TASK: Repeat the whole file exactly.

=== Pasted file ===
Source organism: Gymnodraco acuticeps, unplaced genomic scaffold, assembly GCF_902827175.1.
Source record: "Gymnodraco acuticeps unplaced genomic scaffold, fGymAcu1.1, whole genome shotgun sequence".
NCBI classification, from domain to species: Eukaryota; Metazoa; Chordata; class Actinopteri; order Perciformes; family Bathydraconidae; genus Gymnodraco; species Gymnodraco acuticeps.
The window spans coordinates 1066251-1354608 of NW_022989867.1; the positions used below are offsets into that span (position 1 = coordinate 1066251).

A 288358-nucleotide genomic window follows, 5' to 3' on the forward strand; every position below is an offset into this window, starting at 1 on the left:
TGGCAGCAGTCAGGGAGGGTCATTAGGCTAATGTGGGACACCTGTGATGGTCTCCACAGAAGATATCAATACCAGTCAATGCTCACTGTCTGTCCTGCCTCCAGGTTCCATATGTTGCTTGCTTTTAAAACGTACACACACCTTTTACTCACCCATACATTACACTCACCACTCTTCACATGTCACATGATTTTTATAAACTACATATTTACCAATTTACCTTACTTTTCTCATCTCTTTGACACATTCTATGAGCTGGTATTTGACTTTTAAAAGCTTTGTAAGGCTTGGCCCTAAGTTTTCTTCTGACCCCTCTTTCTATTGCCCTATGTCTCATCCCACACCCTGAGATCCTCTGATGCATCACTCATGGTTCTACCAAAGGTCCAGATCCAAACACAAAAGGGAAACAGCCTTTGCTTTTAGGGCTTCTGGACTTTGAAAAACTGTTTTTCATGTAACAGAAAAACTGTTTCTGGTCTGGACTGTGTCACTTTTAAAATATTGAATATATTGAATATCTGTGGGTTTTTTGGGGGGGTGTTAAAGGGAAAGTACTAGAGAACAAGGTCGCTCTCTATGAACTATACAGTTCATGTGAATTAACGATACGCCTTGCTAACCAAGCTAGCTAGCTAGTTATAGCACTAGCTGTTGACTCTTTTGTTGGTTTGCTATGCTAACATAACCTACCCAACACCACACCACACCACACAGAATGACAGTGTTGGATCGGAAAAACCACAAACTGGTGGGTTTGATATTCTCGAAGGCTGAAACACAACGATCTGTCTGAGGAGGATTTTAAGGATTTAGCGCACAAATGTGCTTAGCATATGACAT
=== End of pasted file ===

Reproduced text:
Source organism: Gymnodraco acuticeps, unplaced genomic scaffold, assembly GCF_902827175.1.
Source record: "Gymnodraco acuticeps unplaced genomic scaffold, fGymAcu1.1, whole genome shotgun sequence".
NCBI classification, from domain to species: Eukaryota; Metazoa; Chordata; class Actinopteri; order Perciformes; family Bathydraconidae; genus Gymnodraco; species Gymnodraco acuticeps.
The window spans coordinates 1066251-1354608 of NW_022989867.1; the positions used below are offsets into that span (position 1 = coordinate 1066251).

A 288358-nucleotide genomic window follows, 5' to 3' on the forward strand; every position below is an offset into this window, starting at 1 on the left:
TGGCAGCAGTCAGGGAGGGTCATTAGGCTAATGTGGGACACCTGTGATGGTCTCCACAGAAGATATCAATACCAGTCAATGCTCACTGTCTGTCCTGCCTCCAGGTTCCATATGTTGCTTGCTTTTAAAACGTACACACACCTTTTACTCACCCATACATTACACTCACCACTCTTCACATGTCACATGATTTTTATAAACTACATATTTACCAATTTACCTTACTTTTCTCATCTCTTTGACACATTCTATGAGCTGGTATTTGACTTTTAAAAGCTTTGTAAGGCTTGGCCCTAAGTTTTCTTCTGACCCCTCTTTCTATTGCCCTATGTCTCATCCCACACCCTGAGATCCTCTGATGCATCACTCATGGTTCTACCAAAGGTCCAGATCCAAACACAAAAGGGAAACAGCCTTTGCTTTTAGGGCTTCTGGACTTTGAAAAACTGTTTTTCATGTAACAGAAAAACTGTTTCTGGTCTGGACTGTGTCACTTTTAAAATATTGAATATATTGAATATCTGTGGGTTTTTTGGGGGGGTGTTAAAGGGAAAGTACTAGAGAACAAGGTCGCTCTCTATGAACTATACAGTTCATGTGAATTAACGATACGCCTTGCTAACCAAGCTAGCTAGCTAGTTATAGCACTAGCTGTTGACTCTTTTGTTGGTTTGCTATGCTAACATAACCTACCCAACACCACACCACACCACACAGAATGACAGTGTTGGATCGGAAAAACCACAAACTGGTGGGTTTGATATTCTCGAAGGCTGAAACACAACGATCTGTCTGAGGAGGATTTTAAGGATTTAGCGCACAAATGTGCTTAGCATATGACAT